Tuesday, March 12, 2013

Women, Superannuation and Work

 According to Office for Women, it is estimated that by 2019, women will have on average half the amount of superannuation that men will have. Currently, the average superannuation payout for women is a third of the payout for men - $37,000 compared with $110, 000.

Why is this?
The work patterns of women are very different from men. Women are more likely to take time off work to care for young children, sick children, or other family members. It is important to acknowledge that taking time off work to care for others lessens a person’s opportunities in the job market and therefore the ability to earn superannuation – and secure a healthy financial future.

What are some possible solutions to this growing problem?

  • The provision of paid maternity leave has the potential to increase women’s superannuation balances. Where women receive an income during maternity leave, they will continue to accumulate superannuation.
  • More family friendly workplaces to increase women’s participation in the workforce. Job sharing, flexible hours, child care facilities, and working from home arrangements are all measures which support men and women to balance work and family responsibilities.
  • Encouraging father-friendly practices in the workforce to lessen the sole burden of caring on women. Women now account for nearly 50% of our workforce.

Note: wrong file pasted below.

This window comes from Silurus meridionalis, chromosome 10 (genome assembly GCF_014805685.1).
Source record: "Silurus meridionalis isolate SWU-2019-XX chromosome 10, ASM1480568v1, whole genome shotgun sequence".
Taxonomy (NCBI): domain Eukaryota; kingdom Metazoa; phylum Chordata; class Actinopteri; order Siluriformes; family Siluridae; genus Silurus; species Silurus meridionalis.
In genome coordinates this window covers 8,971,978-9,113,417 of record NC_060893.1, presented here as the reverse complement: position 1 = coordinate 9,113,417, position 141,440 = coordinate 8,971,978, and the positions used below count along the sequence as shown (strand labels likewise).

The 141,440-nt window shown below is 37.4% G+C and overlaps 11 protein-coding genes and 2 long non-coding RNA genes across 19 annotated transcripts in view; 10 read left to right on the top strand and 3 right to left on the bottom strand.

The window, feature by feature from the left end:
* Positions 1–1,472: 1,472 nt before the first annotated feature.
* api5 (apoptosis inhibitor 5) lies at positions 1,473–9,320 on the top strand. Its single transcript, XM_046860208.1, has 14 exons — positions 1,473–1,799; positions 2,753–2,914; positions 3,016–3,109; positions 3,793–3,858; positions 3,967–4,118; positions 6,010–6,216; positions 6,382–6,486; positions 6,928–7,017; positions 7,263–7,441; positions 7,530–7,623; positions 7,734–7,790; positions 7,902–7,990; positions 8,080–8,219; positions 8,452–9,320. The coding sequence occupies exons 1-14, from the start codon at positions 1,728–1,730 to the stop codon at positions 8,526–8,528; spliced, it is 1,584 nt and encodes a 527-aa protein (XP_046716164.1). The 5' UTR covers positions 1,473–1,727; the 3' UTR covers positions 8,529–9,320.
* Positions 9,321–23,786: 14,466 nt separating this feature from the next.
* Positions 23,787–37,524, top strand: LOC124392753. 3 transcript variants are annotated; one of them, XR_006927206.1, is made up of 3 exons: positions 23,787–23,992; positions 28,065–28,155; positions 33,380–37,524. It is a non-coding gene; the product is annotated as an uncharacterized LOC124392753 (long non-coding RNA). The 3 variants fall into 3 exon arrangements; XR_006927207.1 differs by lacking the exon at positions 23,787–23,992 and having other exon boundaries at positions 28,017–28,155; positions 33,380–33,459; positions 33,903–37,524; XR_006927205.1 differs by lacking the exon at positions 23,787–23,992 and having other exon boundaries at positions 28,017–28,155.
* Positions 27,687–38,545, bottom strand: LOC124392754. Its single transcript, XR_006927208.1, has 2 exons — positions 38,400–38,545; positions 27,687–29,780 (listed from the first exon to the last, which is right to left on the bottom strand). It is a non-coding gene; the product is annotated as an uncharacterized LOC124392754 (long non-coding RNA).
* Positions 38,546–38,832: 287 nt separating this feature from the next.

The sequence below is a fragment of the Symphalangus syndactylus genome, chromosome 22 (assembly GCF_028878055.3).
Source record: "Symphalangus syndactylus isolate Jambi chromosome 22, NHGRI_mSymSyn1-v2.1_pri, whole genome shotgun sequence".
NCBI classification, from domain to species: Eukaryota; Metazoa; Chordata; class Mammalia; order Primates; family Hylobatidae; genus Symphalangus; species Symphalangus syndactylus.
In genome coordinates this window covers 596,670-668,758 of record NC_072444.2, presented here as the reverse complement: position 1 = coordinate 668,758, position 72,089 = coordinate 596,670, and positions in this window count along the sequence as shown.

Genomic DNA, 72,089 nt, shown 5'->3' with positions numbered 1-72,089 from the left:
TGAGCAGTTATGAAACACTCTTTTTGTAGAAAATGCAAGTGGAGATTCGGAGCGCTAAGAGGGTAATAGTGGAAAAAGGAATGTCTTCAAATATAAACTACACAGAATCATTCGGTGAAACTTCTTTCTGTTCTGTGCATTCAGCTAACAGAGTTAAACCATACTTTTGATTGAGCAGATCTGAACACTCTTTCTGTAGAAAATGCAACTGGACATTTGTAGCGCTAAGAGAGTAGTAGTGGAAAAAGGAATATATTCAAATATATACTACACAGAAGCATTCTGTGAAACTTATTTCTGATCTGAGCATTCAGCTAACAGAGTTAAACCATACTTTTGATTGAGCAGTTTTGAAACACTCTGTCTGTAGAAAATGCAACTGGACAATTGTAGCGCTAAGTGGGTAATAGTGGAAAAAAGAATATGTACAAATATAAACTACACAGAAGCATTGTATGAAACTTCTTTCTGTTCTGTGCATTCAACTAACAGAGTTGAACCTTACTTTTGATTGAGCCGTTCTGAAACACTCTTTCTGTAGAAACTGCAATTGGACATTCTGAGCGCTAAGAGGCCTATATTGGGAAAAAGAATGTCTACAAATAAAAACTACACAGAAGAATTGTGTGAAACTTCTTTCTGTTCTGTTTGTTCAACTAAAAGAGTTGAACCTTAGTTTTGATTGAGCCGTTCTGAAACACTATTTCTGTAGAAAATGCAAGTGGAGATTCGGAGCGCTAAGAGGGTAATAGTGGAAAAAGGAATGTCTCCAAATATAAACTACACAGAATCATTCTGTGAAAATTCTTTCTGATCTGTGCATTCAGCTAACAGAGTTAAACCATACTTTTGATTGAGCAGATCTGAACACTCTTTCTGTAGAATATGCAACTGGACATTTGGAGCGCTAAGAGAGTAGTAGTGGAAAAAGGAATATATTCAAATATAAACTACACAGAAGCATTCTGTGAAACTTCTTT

• Speaking to a financial planner about superannuation so families are aware of the latest superannuation laws.
Federal Sex Discrimination Commissioner Elizabeth Broderick has called for a broad Productivity Commission Inquiry to look at options to overhaul the care sector and acknowledge the impact of unpaid care on career progression and retirement savings for women.

Key among the proposals for reform, Ms Broderick is calling for the Productivity Commission to implement a carers' credit system, aimed at supporting those who provide care for others in their retirement.

"That would be where the government made a national superannuation payment each year for those carers who are doing a certain amount of care, maybe 20-25 hours a week, but that would ensure they weren't disadvantaged significantly in retirement," she said.

There is a great resource on MoneySmart (ASIC and Australian Government website) that provides calculators and tips to help you make better financial decisions. There is also information about contributing extra money to your superannuation account.

The other important resource to refer to is the Australian Taxation Office website. Find out more about:

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